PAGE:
SIX candidates are running to be Newcastle's next lord mayor. Over the next few days, reporter Max McKinney will ask them why they're vying for the top job, how they think the council is performing and what's next for the city. Today it's The Greens' John Mackenzie, a research consultant from Tighes Hill who has been a councillor since 2017.
John, why are running for lord mayor?
Over the past four years I've gotten pretty deep involved in the work of council; I've chaired committees, I've been the only councillor to do a full term on the audit and risk committee, I've been the representative on the regional planning panel and I've really built my understanding of council business.
But I think I also have the skills and personal abilities to build collaboration and for creating cooperative working relationships, and getting consensus.
I think I've demonstrated that; it's never been my name in the scandals or divisive behaviour on council.
I know it's a big step for the city to have a Green mayor, I get that. It's a big step for me personally but ... I feel like I'm ready.
That division in the chamber this term, how is that impacting council?
I find it deeply unpleasant and I mostly worry about the ripple effects across the community. There's the offensive language and the name-calling and the theatrics of it all, and I know that that gets headlines, but it does real damage to the public confidence in the council and the trust people have in the institution. We can leave that type of behaviour to the state and federal parliaments. The community trusts us to work together. It's what residents want and what they deserve.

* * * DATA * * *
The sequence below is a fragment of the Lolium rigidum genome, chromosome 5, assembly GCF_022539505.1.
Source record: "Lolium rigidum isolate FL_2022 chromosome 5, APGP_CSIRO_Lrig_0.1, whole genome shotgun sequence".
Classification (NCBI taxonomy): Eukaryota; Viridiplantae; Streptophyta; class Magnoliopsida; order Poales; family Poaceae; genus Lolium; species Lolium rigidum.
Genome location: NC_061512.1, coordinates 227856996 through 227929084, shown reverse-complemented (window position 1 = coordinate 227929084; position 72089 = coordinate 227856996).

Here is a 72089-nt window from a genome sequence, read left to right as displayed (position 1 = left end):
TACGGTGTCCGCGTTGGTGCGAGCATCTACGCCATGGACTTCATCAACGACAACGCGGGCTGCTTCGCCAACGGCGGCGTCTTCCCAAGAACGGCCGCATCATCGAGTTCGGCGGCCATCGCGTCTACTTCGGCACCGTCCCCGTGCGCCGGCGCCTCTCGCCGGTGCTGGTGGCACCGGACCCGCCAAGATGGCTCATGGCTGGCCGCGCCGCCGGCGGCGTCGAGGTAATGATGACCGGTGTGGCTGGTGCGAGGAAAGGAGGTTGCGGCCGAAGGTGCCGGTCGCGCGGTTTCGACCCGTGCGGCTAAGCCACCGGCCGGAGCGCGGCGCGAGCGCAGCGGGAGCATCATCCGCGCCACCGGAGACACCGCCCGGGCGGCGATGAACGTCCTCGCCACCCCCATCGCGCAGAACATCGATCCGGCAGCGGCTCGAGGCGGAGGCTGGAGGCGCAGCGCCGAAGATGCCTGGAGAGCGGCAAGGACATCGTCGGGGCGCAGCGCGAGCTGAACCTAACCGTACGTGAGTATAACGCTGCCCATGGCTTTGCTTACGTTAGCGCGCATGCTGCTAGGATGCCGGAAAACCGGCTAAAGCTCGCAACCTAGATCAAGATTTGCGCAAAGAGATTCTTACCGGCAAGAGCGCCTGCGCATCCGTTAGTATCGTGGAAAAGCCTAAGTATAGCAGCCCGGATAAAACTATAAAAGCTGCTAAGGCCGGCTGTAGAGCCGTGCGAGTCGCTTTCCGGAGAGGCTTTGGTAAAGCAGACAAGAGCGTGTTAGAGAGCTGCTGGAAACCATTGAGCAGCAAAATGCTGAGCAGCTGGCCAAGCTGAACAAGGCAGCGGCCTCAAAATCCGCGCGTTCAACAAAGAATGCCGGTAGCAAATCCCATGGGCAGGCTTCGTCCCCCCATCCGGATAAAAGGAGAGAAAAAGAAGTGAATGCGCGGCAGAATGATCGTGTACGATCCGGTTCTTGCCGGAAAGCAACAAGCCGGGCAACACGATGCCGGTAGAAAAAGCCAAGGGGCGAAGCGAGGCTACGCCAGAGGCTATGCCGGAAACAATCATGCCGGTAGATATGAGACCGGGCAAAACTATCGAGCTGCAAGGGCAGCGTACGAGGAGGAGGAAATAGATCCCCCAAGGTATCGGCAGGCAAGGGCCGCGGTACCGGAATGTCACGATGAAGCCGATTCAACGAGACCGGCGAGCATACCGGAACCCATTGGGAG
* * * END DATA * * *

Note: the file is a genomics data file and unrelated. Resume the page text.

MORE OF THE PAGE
What has the council done well this past term?
When we put aside divisive behaviour and work together for the betterment of the community, I think we show ourselves that we're quite capable and a force for making people's lives better.
For instance, the response to COVID, work to address coastal erosion at Stockton and to some extent the ocean baths restoration. These are big deciding moments and city-shopping legacies. They weren't politicised.
Why does the council get caught up on some issues then?
There's always going to be that opportunity for people to try and distinguish themselves, or make a name for themselves, or put their agenda forward, and I think that is sometimes done at the expense of actually collaboratively working with the other councillors.
What can the next council do better?
The way that we work in partnership with the community. When we undertake projects and ... communicate up front, and engage in a meaningful way before decisions are made, we get better outcomes.
Council has a few times this term led with its chin in terms of big capital works projects. Concept designs have gone out and created confusion and anxiety in the community before projects have been defined.
We need to learn to bring the community in at the beginning ... and walk together.
What needs to change in Newcastle?
When COVID put everybody back to their suburbs, I think people got reacquainted with where they live and the services and amenities that they have.
It was quite revealing - a tale of two cities.
Some people fell back in love with their suburbs, they rediscovered their green spaces, cycleways and playgrounds. For other people, they found amenities were not where they should be and had been sadly neglected.